Fast Facts: The H.L. Hunley

CHARLESTON, S.C.- On Feb. 17, 1864, the Confederate submarine, the H.L. Hunley sunk the USS Housatonic, a 16-gun, 1,240-ton sloop-of-war, while it was blockading the entrance to Charleston Harbor; the Hunley became the first submarine to sink an enemy warship during wartime, according to the Naval History and Heritage Command website.

In 1863, Horace Lawson Hunley financially backed the construction of the Hunley for the Confederacy.

The submarine was built by Park and Lyons in Mobile, Alabama, and was constructed from rolled iron boilerplates with custom cast iron fittings.

The submarine was powered by a hand crank which took seven men to handle and an eighth man to steer the vessel.

The ends of the submarine were equipped with water ballast tanks that could be flooded by valves or pumped dry by hand pumps; many features of the submarine would become standard in later versions.

The Hunley was launched in July 1863 for a demonstration in the Mobile River, sinking a coal-hauling barge anchored in the river.

The submarine dove under the vessel and released a torpedo that hit its mark, impressing several high-ranking officials, including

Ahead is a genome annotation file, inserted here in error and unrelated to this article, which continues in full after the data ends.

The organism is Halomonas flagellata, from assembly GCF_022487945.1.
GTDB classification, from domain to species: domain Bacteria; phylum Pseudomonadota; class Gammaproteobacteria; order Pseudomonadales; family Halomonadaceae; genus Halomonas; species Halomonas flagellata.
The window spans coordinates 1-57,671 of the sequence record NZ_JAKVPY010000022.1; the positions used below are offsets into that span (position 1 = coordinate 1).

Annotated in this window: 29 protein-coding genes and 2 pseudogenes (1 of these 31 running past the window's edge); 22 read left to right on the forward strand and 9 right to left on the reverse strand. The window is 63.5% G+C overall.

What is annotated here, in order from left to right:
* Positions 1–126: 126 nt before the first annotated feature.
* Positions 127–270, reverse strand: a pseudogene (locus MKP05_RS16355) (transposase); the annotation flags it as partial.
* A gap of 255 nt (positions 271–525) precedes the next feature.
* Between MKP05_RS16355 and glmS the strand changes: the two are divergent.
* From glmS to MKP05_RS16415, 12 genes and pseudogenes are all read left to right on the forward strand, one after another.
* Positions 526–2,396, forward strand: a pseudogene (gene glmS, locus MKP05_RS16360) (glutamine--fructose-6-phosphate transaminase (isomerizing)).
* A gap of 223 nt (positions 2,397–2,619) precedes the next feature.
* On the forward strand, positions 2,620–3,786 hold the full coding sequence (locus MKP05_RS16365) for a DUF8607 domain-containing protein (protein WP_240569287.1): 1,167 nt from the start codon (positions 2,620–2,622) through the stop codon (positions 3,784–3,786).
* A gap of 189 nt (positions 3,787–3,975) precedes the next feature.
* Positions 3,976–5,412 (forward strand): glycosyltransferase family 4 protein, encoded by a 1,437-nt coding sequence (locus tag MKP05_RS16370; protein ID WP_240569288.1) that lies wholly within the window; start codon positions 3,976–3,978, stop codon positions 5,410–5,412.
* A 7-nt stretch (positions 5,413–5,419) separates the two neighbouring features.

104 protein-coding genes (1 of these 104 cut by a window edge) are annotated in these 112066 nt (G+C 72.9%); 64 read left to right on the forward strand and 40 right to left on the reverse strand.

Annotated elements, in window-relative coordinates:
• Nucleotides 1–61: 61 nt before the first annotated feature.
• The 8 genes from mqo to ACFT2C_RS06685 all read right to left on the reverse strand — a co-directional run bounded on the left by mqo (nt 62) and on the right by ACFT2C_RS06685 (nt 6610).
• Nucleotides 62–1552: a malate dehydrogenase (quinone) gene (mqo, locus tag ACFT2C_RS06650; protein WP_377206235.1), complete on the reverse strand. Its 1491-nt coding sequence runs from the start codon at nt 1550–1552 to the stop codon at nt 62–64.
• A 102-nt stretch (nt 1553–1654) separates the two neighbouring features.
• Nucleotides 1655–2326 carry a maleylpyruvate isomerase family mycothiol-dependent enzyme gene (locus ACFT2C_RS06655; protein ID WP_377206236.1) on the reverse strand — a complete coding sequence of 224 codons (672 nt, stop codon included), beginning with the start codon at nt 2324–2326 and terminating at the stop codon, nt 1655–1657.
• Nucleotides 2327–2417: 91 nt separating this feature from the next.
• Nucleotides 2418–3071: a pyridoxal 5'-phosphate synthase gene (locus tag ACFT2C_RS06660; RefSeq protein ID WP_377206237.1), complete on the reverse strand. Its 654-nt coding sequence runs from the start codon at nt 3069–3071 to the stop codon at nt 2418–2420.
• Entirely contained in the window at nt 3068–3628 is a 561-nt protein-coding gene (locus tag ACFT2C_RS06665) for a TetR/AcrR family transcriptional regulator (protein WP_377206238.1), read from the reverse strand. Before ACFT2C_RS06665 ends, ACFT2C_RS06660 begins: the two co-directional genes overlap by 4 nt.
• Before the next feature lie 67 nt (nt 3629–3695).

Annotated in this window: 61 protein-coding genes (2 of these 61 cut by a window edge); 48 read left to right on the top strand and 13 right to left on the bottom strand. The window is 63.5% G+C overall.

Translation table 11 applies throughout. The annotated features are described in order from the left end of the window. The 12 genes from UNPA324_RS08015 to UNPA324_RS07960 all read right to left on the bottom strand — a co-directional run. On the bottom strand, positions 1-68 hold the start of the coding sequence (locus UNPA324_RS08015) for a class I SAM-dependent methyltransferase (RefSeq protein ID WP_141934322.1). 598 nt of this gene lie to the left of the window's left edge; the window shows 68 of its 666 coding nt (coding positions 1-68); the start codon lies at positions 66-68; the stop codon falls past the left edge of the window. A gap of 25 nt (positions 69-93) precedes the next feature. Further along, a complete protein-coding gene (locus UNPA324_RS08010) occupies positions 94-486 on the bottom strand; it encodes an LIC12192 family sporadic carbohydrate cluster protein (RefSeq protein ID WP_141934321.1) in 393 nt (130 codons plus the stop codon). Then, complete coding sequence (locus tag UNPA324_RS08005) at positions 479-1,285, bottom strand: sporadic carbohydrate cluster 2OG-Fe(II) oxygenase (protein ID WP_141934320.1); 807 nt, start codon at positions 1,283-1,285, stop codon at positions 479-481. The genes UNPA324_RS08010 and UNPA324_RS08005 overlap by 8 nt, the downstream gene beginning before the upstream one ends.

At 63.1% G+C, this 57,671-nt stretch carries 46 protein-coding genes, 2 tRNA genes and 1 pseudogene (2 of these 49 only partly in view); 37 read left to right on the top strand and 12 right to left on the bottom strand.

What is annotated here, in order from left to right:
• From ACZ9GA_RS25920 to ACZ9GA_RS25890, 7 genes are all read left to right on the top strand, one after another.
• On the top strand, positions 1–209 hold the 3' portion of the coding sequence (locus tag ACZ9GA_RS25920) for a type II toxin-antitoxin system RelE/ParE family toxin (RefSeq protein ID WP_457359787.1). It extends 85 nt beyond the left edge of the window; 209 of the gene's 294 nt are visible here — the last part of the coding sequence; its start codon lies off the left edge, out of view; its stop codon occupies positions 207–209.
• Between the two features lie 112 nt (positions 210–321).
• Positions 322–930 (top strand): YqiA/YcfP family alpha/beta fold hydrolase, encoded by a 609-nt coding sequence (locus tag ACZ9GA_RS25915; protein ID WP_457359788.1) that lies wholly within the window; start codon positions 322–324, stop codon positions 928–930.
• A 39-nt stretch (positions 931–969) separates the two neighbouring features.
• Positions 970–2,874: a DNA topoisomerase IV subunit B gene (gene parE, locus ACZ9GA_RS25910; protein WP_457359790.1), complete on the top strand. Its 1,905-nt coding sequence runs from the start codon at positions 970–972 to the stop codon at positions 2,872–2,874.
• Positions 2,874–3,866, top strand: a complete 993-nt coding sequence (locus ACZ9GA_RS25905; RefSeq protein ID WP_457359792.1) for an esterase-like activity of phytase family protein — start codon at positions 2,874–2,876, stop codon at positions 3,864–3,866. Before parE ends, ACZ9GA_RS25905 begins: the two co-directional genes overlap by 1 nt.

Admiral Franklin Buchanan, Mobile’s Naval Commandant, according to the Hunley website.

The Hunley was then sent to Charleston on Aug. 12, 1863, to assist with the blockade of the harbor; on Aug. 29, 1863, the vessel sunk at the dock while preparing to launch its first attack.

Five crew members were killed in the first sinking, and it took weeks to recover the submarine. In this time, Hunley arrived and demanded control of the vessel.

On Oct. 15, Hunley scheduled a demonstration where the ship would dive beneath the CSS Indian Chief and resurface.

The vessel disappeared for several weeks before being discovered in the harbor channel with its nose buried in the mud; all on board were lost.

After weeks of debate, the submarine was passed to Captain George Dixon and a volunteer crew who would spend the next two months preparing the vessel for another mission.

On Feb. 17, the sea calmed just enough for the crew to embark on their last mission; at approximately 8:45 p.m., the submarine approached and sunk the Housatonic, according to the Hunley website.

The submarine approached the ship and detonated a torpedo just below the surface creating, a hole. It took less than five minutes for the Housatonic to sink; Dixon signaled back to shore with two blue lights to indicate the mission was successful, and the men on shore lit a fire to guide the ship back to shore, but the Hunley never made it.

In 1995, the Hunley was discovered by preservationists off the coast of Charleston; the submarine was raised intact in 2000, where it was taken to North Charleston’s Warren Lasch Conservation Center. The Hunley is currently on display at the center in North Charleston, South Carolina. For more information, visit the Hunley website at https://www.hunley.org/.

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